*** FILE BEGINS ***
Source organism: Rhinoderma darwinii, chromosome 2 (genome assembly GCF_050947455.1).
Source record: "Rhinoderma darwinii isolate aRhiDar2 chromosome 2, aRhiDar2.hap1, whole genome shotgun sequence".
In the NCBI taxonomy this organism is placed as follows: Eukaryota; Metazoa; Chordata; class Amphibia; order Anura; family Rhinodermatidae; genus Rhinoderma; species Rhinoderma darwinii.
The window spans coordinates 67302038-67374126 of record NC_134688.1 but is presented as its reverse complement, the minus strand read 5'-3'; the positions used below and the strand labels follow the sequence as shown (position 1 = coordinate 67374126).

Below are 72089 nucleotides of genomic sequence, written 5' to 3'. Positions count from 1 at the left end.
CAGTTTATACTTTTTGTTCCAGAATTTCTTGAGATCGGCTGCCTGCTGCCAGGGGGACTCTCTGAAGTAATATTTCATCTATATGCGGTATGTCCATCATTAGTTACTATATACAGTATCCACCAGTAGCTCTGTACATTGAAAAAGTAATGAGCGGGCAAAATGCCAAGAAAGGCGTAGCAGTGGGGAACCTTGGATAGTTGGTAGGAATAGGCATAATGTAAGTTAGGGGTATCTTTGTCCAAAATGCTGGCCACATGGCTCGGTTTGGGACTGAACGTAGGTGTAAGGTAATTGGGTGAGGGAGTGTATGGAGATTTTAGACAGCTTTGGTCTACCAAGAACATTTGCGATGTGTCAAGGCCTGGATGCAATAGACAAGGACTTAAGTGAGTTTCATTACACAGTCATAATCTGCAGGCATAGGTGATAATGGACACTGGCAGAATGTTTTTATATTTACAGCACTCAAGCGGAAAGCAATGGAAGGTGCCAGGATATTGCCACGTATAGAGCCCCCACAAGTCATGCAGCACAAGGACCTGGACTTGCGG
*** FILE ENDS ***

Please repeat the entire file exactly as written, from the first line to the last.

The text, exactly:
Source organism: Rhinoderma darwinii, chromosome 2 (genome assembly GCF_050947455.1).
Source record: "Rhinoderma darwinii isolate aRhiDar2 chromosome 2, aRhiDar2.hap1, whole genome shotgun sequence".
In the NCBI taxonomy this organism is placed as follows: Eukaryota; Metazoa; Chordata; class Amphibia; order Anura; family Rhinodermatidae; genus Rhinoderma; species Rhinoderma darwinii.
The window spans coordinates 67302038-67374126 of record NC_134688.1 but is presented as its reverse complement, the minus strand read 5'-3'; the positions used below and the strand labels follow the sequence as shown (position 1 = coordinate 67374126).

Below are 72089 nucleotides of genomic sequence, written 5' to 3'. Positions count from 1 at the left end.
CAGTTTATACTTTTTGTTCCAGAATTTCTTGAGATCGGCTGCCTGCTGCCAGGGGGACTCTCTGAAGTAATATTTCATCTATATGCGGTATGTCCATCATTAGTTACTATATACAGTATCCACCAGTAGCTCTGTACATTGAAAAAGTAATGAGCGGGCAAAATGCCAAGAAAGGCGTAGCAGTGGGGAACCTTGGATAGTTGGTAGGAATAGGCATAATGTAAGTTAGGGGTATCTTTGTCCAAAATGCTGGCCACATGGCTCGGTTTGGGACTGAACGTAGGTGTAAGGTAATTGGGTGAGGGAGTGTATGGAGATTTTAGACAGCTTTGGTCTACCAAGAACATTTGCGATGTGTCAAGGCCTGGATGCAATAGACAAGGACTTAAGTGAGTTTCATTACACAGTCATAATCTGCAGGCATAGGTGATAATGGACACTGGCAGAATGTTTTTATATTTACAGCACTCAAGCGGAAAGCAATGGAAGGTGCCAGGATATTGCCACGTATAGAGCCCCCACAAGTCATGCAGCACAAGGACCTGGACTTGCGG